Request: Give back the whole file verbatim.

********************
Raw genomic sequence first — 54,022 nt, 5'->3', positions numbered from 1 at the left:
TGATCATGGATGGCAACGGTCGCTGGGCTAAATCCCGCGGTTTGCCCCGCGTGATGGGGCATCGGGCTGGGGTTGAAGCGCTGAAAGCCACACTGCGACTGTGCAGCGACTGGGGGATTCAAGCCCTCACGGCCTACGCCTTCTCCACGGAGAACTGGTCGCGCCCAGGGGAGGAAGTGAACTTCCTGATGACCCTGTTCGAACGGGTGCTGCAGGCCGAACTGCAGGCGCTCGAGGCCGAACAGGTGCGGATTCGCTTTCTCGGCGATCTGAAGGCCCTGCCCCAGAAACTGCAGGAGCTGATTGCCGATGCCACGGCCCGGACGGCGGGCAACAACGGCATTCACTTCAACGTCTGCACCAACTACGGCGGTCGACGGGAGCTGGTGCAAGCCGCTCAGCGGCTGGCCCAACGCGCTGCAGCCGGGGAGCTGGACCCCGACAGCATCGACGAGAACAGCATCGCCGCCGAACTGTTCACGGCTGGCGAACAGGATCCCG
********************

Raw genomic sequence first — 54,022 nt, 5'->3', positions numbered from 1 at the left:
TGATCATGGATGGCAACGGTCGCTGGGCTAAATCCCGCGGTTTGCCCCGCGTGATGGGGCATCGGGCTGGGGTTGAAGCGCTGAAAGCCACACTGCGACTGTGCAGCGACTGGGGGATTCAAGCCCTCACGGCCTACGCCTTCTCCACGGAGAACTGGTCGCGCCCAGGGGAGGAAGTGAACTTCCTGATGACCCTGTTCGAACGGGTGCTGCAGGCCGAACTGCAGGCGCTCGAGGCCGAACAGGTGCGGATTCGCTTTCTCGGCGATCTGAAGGCCCTGCCCCAGAAACTGCAGGAGCTGATTGCCGATGCCACGGCCCGGACGGCGGGCAACAACGGCATTCACTTCAACGTCTGCACCAACTACGGCGGTCGACGGGAGCTGGTGCAAGCCGCTCAGCGGCTGGCCCAACGCGCTGCAGCCGGGGAGCTGGACCCCGACAGCATCGACGAGAACAGCATCGCCGCCGAACTGTTCACGGCTGGCGAACAGGATCCCG